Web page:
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Mchale Little Big Pack (LBP) 40

in Backpacks - Internal Frame

Average Rating
4.00 / 5 (1 reviews)

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Andrew Martin
( am1982 - M )

Mchale Little Big Pack (LBP) 40 on 03/01/2014 16:00:10 MST Report Post Print

Rating: 4 / 5

I ordered my LBP 40 about a year ago from Dan McHale and was delighted with the pack we settled on after a few months of testing with a "loaner" pack. Since I've received the pack it has gone on trips in the Sierra, Utah, Argentina, Chile, Montana, Alberta, and Washington state. This is simply the best backpacking/trekking/mountaineering pack I've owned. I only wish that the best lightweight materials didn't cost so much.

Who it's for:

This is not a pack for a dedicated UL thru-hiker. It's a pack for a lightweight backpacker who is also a ski mountaineer or into canyoneering or international trekking with airports, taxis, and all the other travel situations that can be hazardous to more gossamer packs. Or maybe you go on group expeditions where you can't bring your UL gear and instead are hauling around 8 pound tents and old heavy bear barrels. The fantastic waist-belt that Dan uses means that you can tolerate a little more pack weight and gain a ton of flexibility. Which in my mind, is the only way to justify the price.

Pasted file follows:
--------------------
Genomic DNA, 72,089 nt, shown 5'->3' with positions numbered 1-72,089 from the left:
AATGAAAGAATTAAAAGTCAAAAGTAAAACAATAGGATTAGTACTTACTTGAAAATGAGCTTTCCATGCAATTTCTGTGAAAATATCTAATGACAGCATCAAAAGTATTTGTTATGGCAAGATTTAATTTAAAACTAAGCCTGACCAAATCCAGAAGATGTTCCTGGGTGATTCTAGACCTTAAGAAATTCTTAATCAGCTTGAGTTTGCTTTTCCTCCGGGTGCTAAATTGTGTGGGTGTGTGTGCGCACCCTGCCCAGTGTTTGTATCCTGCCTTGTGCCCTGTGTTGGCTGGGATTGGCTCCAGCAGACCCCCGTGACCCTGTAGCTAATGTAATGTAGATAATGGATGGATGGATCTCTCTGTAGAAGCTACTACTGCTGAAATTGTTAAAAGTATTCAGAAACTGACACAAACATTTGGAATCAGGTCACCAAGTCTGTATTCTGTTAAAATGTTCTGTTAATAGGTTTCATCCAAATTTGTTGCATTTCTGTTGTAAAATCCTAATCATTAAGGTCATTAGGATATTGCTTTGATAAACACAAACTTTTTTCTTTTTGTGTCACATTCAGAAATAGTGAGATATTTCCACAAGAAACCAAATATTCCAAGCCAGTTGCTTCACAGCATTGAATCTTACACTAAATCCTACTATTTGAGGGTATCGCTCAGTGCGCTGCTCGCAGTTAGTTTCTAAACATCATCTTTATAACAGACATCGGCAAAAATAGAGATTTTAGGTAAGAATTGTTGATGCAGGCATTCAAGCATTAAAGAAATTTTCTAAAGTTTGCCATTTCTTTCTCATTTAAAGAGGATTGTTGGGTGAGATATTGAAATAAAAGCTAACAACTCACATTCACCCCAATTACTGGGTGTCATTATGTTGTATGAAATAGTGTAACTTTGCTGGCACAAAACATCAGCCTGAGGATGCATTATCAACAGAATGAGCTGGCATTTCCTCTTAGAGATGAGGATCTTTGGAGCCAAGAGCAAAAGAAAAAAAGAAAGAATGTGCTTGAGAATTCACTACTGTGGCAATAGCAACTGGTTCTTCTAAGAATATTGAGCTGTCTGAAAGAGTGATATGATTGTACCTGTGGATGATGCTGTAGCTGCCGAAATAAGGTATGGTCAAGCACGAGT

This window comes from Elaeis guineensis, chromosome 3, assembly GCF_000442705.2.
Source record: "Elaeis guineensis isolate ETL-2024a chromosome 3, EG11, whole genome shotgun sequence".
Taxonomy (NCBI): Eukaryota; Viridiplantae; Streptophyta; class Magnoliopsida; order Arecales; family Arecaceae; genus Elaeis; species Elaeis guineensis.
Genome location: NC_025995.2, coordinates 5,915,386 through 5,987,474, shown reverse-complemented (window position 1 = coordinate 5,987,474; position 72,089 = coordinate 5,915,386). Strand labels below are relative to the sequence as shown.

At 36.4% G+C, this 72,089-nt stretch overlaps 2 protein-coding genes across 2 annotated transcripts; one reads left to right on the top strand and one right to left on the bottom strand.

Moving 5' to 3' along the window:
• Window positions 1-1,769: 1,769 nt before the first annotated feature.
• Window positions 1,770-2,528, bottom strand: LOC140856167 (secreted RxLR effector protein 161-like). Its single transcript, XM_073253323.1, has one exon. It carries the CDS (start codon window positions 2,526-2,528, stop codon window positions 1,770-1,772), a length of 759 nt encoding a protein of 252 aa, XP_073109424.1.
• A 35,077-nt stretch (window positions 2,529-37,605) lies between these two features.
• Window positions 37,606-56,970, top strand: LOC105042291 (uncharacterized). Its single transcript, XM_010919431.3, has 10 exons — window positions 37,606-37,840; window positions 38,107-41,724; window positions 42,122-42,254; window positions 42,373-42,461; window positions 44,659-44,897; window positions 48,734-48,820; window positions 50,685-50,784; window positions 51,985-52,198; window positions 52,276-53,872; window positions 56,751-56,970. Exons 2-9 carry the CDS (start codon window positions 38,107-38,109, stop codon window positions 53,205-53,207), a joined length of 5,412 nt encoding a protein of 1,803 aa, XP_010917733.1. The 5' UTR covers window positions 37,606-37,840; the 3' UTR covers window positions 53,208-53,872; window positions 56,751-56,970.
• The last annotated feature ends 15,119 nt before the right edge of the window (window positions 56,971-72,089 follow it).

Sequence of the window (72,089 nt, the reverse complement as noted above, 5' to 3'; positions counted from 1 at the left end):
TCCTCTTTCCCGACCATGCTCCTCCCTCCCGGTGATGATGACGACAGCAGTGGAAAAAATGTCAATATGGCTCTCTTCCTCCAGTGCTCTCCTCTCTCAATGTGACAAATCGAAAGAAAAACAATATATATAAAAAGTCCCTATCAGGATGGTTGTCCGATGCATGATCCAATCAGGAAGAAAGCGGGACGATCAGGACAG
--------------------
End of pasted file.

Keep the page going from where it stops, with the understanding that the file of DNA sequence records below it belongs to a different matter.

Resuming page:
- Very modular pack that can be stripped down or beefed up as needs require
- The "brane" converts to a nice satchel for day-hikes and general day-use while traveling. Mine is large enough to hold a 750ml water bottle or nalgene, auqamira, wind shirt, sandwich, and sunscreen. Really love this feature.
- When the P&G stays are in this pack can really carry and feels much better at 45 pounds than most other packs do at 30 pounds.
- Standard hip-belt pockets are huge and combined with the tilted water bottle pockets ensure pretty much anything you need is in reach while on the trail.
- The dual hip-belt buckles really ensure a good fit and can be adjusted to different tensions (I know, I know, Dan you said not to do this).

- I'd really like to have ordered mine with a lighter fabric than cordura but then the pack would have cost over $1,000 USD and that's just a bit much.

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